Debate Shows Republican Schism on Immigration

Jeb Bush and Donald Trump shake hands after the Republican presidential debate Tuesday. Jeb Bush and Donald Trump shake hands after the Republican presidential debate Tuesday. Morry Gash/AP

Rarely has the Re­pub­lic­an Party’s split on im­mig­ra­tion been as clear as Tues­day night, when the GOP’s high-pro­file can­did­ates clashed over what to do about mil­lions of un­doc­u­mented im­mig­rants liv­ing in the United States.

Busi­ness mogul Don­ald Trump un­leashed his im­mig­ra­tion talk­ing points on stage. Amer­ica needed a wall, he said to pro­tect the coun­try from il­leg­al im­mig­ra­tion: “We will have a wall. The wall will be built. The wall will be suc­cess­ful. If you don’t think walls work, ask Is­rael,” Trump said. “The wall works, be­lieve me. Prop­erly done. Be­lieve me.”

Only this time, Trump was con­fron­ted with two of the party’s mod­er­ates who are vy­ing for a gasp at the spot­light as they struggle to break through in a crowded and con­ser­vat­ive primary field. Both former Flor­ida Gov. Jeb Bush and Ohio Gov. John Kasich leaped at the op­por­tun­ity to strike ra­tionale in­to the heart of Trump’s im­mig­ra­tion policy. Part of Trump’s plan has in­cluded de­port­ing the roughly 11 mil­lion im­mig­rants already resid­ing in the coun­try il­leg­ally.

“Come on, folks, we all know you can’t pick them up and ship them across the bor­der,” Kasich an­nounced on stage be­fore call­ing Trump’s plan plain “silly.”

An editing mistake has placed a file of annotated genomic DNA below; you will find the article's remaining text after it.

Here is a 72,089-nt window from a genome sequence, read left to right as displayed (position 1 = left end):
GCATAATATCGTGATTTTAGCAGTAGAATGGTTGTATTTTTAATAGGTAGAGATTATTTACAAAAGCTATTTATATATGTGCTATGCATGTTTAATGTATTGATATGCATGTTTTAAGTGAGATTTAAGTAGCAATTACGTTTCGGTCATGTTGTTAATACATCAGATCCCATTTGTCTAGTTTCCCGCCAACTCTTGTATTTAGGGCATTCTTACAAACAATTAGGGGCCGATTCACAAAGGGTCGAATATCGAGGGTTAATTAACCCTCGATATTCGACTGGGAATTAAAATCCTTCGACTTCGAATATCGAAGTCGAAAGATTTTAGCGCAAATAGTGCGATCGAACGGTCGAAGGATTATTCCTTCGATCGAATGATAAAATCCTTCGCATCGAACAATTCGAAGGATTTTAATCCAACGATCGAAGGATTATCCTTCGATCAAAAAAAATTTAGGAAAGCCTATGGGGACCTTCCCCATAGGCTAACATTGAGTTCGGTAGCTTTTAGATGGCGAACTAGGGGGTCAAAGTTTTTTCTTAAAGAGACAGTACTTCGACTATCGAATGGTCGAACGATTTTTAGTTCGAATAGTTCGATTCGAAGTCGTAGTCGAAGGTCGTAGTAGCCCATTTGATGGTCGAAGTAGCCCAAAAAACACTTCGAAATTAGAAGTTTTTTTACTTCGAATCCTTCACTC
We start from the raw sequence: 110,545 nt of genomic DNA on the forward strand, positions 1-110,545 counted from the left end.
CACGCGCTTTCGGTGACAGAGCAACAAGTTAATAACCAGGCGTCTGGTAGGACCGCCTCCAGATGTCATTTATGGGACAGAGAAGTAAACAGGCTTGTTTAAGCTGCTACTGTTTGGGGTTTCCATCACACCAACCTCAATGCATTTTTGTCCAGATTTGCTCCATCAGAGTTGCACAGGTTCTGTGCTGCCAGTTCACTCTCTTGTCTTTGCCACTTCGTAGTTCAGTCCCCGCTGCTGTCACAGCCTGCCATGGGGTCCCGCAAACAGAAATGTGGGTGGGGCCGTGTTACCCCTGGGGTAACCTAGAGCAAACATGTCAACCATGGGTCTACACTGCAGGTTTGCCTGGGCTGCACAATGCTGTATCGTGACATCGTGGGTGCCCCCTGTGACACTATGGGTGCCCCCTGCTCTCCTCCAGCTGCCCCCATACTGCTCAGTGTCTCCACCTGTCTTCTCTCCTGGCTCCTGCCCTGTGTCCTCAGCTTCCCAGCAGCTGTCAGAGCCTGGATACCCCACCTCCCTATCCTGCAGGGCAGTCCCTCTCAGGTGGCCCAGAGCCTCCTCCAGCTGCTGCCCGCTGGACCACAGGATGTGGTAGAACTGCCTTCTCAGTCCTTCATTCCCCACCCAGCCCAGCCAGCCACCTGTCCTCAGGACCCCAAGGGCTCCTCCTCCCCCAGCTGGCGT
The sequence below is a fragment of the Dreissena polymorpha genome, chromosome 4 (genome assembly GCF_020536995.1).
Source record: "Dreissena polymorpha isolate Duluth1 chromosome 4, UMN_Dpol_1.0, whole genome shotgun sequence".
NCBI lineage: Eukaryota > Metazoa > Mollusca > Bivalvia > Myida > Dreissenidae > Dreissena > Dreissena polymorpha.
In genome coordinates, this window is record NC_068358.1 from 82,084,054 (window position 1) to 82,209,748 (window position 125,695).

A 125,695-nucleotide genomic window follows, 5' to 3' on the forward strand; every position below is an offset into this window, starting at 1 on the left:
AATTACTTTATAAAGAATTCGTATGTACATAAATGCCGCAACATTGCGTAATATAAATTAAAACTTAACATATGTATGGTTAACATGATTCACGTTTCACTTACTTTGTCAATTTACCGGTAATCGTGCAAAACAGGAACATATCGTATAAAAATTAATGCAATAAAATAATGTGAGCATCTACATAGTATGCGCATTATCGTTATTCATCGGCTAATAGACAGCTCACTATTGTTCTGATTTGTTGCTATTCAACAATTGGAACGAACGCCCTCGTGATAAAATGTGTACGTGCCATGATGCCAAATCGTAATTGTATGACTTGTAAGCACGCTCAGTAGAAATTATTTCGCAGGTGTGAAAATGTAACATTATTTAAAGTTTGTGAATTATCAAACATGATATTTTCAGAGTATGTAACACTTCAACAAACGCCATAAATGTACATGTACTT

“It is not an adult ar­gu­ment. It makes no sense,” Kasich said.

Kasich said he sup­por­ted a plan to al­low many of the im­mig­rants already in the coun­try to get on a path to leg­al status. Bush chimed in that if more Re­pub­lic­an can­did­ates con­tin­ued to talk like Trump rather than Kasich, the GOP would en­danger it­self ahead of the gen­er­al elec­tion.

“They’re do­ing high-fives in the Clin­ton cam­paign right now as they hear this,” Bush said about the im­mig­ra­tion de­bate in the GOP.

Ever since Don­ald Trump entered the GOP race and dis­paraged the im­mig­rants cross­ing the bor­der in­to the United States il­leg­ally, the Re­pub­lic­an Party has struggled to make in­roads with Latino voters. The Re­pub­lic­an Na­tion­al Com­mit­tee had hoped this cycle would be an op­por­tun­ity for Re­pub­lic­ans to im­prove upon Mitt Rom­ney’s paltry per­form­ance with the His­pan­ic elect­or­ate, which yiel­ded him just 27 per­cent of the vote. In­stead, many con­ser­vat­ives vy­ing for Trump sup­port­ers have found them­selves try­ing to im­it­ate Trump’s tone rather than dis­tance them­selves from it. Tues­day night, Sen. Ted Cruz of Texas said he was sick and tired of his law and or­der im­mig­ra­tion policies be­ing viewed as anti-im­mig­rant.

“The polit­ics of it would be very dif­fer­ent if a bunch of law­yers and bankers were cross­ing the Rio Grande,” Cruz said.

But, at the end of the day, the tussle on stage re­minded voters of one thing: The GOP is about as di­vided as ever on the is­sue of im­mig­ra­tion.

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